When the time was near for the rising of the Sun, the Moon and the Stars, once again the Creators and Shapers came together, now with great decision. They spoke them, Alom, K’ajolom, Tz’aqol, Bitol, Tepew, Q’ukumatz. It is time, they said, dawn approaches, let the work be finished, let the faithful appear, for the sons and daughters born in the light, humanity, people across the face of the Earth.

The Creators and Shapers came together in council, sought, and debated, reflected and meditated, until the idea came clear and diaphanous.  They knew what was needed to make the human flesh.

The sun was soon to rise, the moon, the stars above, Tz’aqol, Bitol. Four animals brought the yellow ears and the white ears of corn from the place called Paxil; these four were the fox, the coyote, the parrot and the crow, and they led the Creators and Shapers back to that lovely, wonderful place. The Creators and Shapers were overjoyed to find this fragrant place of abundance flowing with yellow and white ears of corn, white and dark cacao, sapodillas, annonas, mombins, nances, sleep-sapotes, and honey.

So the yellow ears and the white ears of corn were ground together by Ixmukane the Grandmother of the Dawn and the Dusk, ground nine times to a paste, and then together with the water from the paste they shaped the arms and legs, the strength of humans; and they set the word upon them, their creation, and sent them out into the world.

The first four humans created were men.  Their names, Balam Ki’tze’, Balam Aq’ab, Majuk’utaj, and Ik’i Balam.  They were not begotten by men nor conceived by women, only molded, formed by the Creators and the Shapers.  When the work was done, the humans appeared: they spoke, and saw, and heard; they walked and they touched things.  They were very good people, and their manly faces were beautiful.  They could breathe and they could see, they could suddenly see so far as to take in all that was under Heaven.  When they looked, they saw instantly the vault of the Heavens and the face of the Earth.

Nothing obstructed their view, and they did not need to move in order to see things, they could see all from where they stood.  And great was their knowledge; they saw through the trees, the stones, the lakes, the sea, the mountains, the valleys.  They were, indeed, truly gifted.  And the Creators and the Shapers asked them: What do you feel? do you not see? do you not hear? is your speech not good, and your way of walking?  Are the mountains not clear, that you see, and the valleys?  Look again!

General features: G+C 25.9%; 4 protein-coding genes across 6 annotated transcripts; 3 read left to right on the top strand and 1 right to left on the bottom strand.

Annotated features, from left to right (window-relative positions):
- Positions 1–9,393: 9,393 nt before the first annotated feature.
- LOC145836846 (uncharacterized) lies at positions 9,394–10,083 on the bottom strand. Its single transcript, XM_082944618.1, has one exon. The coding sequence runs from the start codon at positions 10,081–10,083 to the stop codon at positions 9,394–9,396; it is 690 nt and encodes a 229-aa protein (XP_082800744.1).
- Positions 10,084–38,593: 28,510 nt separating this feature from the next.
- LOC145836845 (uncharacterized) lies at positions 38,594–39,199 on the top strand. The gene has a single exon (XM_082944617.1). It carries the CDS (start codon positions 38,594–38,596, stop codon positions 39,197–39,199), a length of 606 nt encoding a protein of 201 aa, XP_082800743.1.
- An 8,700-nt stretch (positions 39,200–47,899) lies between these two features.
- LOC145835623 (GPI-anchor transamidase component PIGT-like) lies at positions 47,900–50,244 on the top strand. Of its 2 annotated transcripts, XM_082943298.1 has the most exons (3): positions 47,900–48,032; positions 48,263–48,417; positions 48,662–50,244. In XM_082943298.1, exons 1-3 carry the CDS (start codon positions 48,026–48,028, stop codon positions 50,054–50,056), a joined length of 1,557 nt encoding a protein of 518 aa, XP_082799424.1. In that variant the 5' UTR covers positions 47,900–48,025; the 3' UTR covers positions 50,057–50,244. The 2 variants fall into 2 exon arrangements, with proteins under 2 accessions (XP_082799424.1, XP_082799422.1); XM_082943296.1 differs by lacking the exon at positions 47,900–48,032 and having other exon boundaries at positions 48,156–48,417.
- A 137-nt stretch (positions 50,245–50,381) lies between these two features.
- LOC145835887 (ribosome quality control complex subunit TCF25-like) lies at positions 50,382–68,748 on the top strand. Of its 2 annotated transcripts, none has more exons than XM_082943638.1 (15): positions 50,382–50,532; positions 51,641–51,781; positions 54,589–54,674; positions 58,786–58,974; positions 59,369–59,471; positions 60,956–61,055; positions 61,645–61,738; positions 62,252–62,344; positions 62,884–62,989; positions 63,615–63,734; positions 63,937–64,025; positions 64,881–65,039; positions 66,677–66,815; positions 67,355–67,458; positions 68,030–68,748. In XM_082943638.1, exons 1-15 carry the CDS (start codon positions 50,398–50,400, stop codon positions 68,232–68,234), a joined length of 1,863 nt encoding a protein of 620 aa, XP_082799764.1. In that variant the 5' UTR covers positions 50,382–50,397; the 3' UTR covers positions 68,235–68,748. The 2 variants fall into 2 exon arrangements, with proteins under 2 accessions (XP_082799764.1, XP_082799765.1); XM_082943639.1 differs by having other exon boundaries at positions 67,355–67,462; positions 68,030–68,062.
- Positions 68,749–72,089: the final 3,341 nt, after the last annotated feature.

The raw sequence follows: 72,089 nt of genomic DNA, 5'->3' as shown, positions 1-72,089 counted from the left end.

So they looked again, the four men, and then they said: Truly, twice and three times we thank you! because we have been created and we have been given our mouths and our faces.  We speak, we hear, we meditate, we move.  We feel very good, we have seen what is far and what is near; we have seen what is great and what is small, under Heaven and on the Earth.  Thanks to you, we have been created, we have been built, we have been shaped, we have come to be: you, our Grandmother, you, our Grandfather.

They quickly knew all there was, they saw the four corners and the four sides; the vault of Heaven, the face of the Earth.

But this did not sit well with the Creators and the Shapers.  This is not right, what our creatures, our creations have said: we understand all, what is great and what is small. This they have said.

And the Creators and Shapers went again into council, and debated what to do with their creation, so powerful they could themselves be gods.  Before they multiply and become many, we will limit their vision, so they see only a little of the face of the Earth. Let the seating be done and the dawn.

Instantly the nature of their creation was changed, the far vision of the first four men was fogged over by Uk’u’x Kaj as a breath upon a mirror, and they could see clearly only what was close by.  And so all their wisdom was lost, their knowledge, and this was the beginning, the origin, the creation of our first fathers.

And then the gods made in their thoughts the wives of the four men, and these women came to their husbands as in a dream.  Kaqa Palo Ja’ was the wife of Balam Ki’tze’, Chomi Ja’ was the wife of Balam Aq’ab, Tz’ununi Ja’ was the wife of Majuk’utaj, and Kak’ixa Ja’ was the wife of Iq’i Balam.  They were very beautiful, and their husbands’ hearts were happy because of them.  Thus the first men and women, together, awakened truly to life, and became mothers and fathers of all the k’iche’ people, great and small.